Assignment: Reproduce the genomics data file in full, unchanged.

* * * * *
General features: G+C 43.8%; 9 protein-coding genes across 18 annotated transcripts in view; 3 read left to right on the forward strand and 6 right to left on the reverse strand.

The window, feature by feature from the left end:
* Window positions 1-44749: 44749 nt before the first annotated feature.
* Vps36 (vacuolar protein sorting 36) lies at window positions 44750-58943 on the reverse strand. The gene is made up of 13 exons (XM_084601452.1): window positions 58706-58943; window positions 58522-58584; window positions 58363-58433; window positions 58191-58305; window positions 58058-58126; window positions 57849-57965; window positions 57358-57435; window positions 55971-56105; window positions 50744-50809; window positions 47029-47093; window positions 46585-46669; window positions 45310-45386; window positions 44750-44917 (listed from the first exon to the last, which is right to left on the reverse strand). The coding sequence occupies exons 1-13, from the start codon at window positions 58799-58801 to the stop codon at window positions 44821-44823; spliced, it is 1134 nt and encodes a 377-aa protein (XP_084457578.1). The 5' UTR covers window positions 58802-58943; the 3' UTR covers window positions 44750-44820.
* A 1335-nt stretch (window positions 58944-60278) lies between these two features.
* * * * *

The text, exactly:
General features: G+C 43.8%; 9 protein-coding genes across 18 annotated transcripts in view; 3 read left to right on the forward strand and 6 right to left on the reverse strand.

The window, feature by feature from the left end:
* Window positions 1-44749: 44749 nt before the first annotated feature.
* Vps36 (vacuolar protein sorting 36) lies at window positions 44750-58943 on the reverse strand. The gene is made up of 13 exons (XM_084601452.1): window positions 58706-58943; window positions 58522-58584; window positions 58363-58433; window positions 58191-58305; window positions 58058-58126; window positions 57849-57965; window positions 57358-57435; window positions 55971-56105; window positions 50744-50809; window positions 47029-47093; window positions 46585-46669; window positions 45310-45386; window positions 44750-44917 (listed from the first exon to the last, which is right to left on the reverse strand). The coding sequence occupies exons 1-13, from the start codon at window positions 58799-58801 to the stop codon at window positions 44821-44823; spliced, it is 1134 nt and encodes a 377-aa protein (XP_084457578.1). The 5' UTR covers window positions 58802-58943; the 3' UTR covers window positions 44750-44820.
* A 1335-nt stretch (window positions 58944-60278) lies between these two features.